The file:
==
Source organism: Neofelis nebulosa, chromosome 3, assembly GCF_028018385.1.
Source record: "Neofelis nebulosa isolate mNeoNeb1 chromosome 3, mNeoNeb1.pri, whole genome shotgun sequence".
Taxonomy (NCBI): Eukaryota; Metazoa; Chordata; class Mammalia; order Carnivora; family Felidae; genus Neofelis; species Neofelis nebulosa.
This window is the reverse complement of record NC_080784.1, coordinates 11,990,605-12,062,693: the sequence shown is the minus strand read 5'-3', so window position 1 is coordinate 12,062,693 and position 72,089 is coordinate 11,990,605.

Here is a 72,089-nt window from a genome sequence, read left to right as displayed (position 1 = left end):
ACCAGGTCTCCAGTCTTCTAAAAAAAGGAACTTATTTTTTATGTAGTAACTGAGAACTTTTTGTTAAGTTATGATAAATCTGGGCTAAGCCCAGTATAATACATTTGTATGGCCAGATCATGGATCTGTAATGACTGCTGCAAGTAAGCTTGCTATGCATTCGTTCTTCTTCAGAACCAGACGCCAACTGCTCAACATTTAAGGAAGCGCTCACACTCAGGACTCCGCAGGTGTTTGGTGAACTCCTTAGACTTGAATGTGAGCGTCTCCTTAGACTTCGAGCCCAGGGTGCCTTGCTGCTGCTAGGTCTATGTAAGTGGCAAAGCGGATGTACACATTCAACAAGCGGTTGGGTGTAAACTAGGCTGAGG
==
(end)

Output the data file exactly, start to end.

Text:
Source organism: Neofelis nebulosa, chromosome 3, assembly GCF_028018385.1.
Source record: "Neofelis nebulosa isolate mNeoNeb1 chromosome 3, mNeoNeb1.pri, whole genome shotgun sequence".
Taxonomy (NCBI): Eukaryota; Metazoa; Chordata; class Mammalia; order Carnivora; family Felidae; genus Neofelis; species Neofelis nebulosa.
This window is the reverse complement of record NC_080784.1, coordinates 11,990,605-12,062,693: the sequence shown is the minus strand read 5'-3', so window position 1 is coordinate 12,062,693 and position 72,089 is coordinate 11,990,605.

Here is a 72,089-nt window from a genome sequence, read left to right as displayed (position 1 = left end):
ACCAGGTCTCCAGTCTTCTAAAAAAAGGAACTTATTTTTTATGTAGTAACTGAGAACTTTTTGTTAAGTTATGATAAATCTGGGCTAAGCCCAGTATAATACATTTGTATGGCCAGATCATGGATCTGTAATGACTGCTGCAAGTAAGCTTGCTATGCATTCGTTCTTCTTCAGAACCAGACGCCAACTGCTCAACATTTAAGGAAGCGCTCACACTCAGGACTCCGCAGGTGTTTGGTGAACTCCTTAGACTTGAATGTGAGCGTCTCCTTAGACTTCGAGCCCAGGGTGCCTTGCTGCTGCTAGGTCTATGTAAGTGGCAAAGCGGATGTACACATTCAACAAGCGGTTGGGTGTAAACTAGGCTGAGG